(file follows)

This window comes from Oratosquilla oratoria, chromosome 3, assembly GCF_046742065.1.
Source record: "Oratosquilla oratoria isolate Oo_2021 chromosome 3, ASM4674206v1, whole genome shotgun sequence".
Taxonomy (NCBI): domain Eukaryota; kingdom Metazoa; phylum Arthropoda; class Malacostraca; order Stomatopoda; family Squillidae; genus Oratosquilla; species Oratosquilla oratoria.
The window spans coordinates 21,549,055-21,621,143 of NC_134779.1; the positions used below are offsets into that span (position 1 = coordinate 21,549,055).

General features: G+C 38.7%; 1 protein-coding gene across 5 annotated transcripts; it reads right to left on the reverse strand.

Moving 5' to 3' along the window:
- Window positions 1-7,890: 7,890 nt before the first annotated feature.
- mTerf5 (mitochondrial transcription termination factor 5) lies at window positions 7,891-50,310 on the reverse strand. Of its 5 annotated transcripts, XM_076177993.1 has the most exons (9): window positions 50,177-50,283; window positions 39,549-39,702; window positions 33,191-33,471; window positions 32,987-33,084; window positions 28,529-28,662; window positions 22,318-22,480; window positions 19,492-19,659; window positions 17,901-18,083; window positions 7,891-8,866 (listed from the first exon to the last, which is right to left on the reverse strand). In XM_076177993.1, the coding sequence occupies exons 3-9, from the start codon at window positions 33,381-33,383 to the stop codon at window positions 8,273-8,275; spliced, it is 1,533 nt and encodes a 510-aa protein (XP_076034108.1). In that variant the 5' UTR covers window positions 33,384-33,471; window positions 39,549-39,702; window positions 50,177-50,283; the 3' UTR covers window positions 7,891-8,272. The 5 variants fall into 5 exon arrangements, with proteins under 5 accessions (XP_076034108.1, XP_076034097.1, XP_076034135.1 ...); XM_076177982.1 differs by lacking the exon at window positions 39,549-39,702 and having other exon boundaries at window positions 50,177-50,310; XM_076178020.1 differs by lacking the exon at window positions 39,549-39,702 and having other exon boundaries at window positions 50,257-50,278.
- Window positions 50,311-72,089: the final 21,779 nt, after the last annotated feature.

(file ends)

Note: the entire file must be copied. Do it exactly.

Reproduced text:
This window comes from Oratosquilla oratoria, chromosome 3, assembly GCF_046742065.1.
Source record: "Oratosquilla oratoria isolate Oo_2021 chromosome 3, ASM4674206v1, whole genome shotgun sequence".
Taxonomy (NCBI): domain Eukaryota; kingdom Metazoa; phylum Arthropoda; class Malacostraca; order Stomatopoda; family Squillidae; genus Oratosquilla; species Oratosquilla oratoria.
The window spans coordinates 21,549,055-21,621,143 of NC_134779.1; the positions used below are offsets into that span (position 1 = coordinate 21,549,055).

General features: G+C 38.7%; 1 protein-coding gene across 5 annotated transcripts; it reads right to left on the reverse strand.

Moving 5' to 3' along the window:
- Window positions 1-7,890: 7,890 nt before the first annotated feature.
- mTerf5 (mitochondrial transcription termination factor 5) lies at window positions 7,891-50,310 on the reverse strand. Of its 5 annotated transcripts, XM_076177993.1 has the most exons (9): window positions 50,177-50,283; window positions 39,549-39,702; window positions 33,191-33,471; window positions 32,987-33,084; window positions 28,529-28,662; window positions 22,318-22,480; window positions 19,492-19,659; window positions 17,901-18,083; window positions 7,891-8,866 (listed from the first exon to the last, which is right to left on the reverse strand). In XM_076177993.1, the coding sequence occupies exons 3-9, from the start codon at window positions 33,381-33,383 to the stop codon at window positions 8,273-8,275; spliced, it is 1,533 nt and encodes a 510-aa protein (XP_076034108.1). In that variant the 5' UTR covers window positions 33,384-33,471; window positions 39,549-39,702; window positions 50,177-50,283; the 3' UTR covers window positions 7,891-8,272. The 5 variants fall into 5 exon arrangements, with proteins under 5 accessions (XP_076034108.1, XP_076034097.1, XP_076034135.1 ...); XM_076177982.1 differs by lacking the exon at window positions 39,549-39,702 and having other exon boundaries at window positions 50,177-50,310; XM_076178020.1 differs by lacking the exon at window positions 39,549-39,702 and having other exon boundaries at window positions 50,257-50,278.
- Window positions 50,311-72,089: the final 21,779 nt, after the last annotated feature.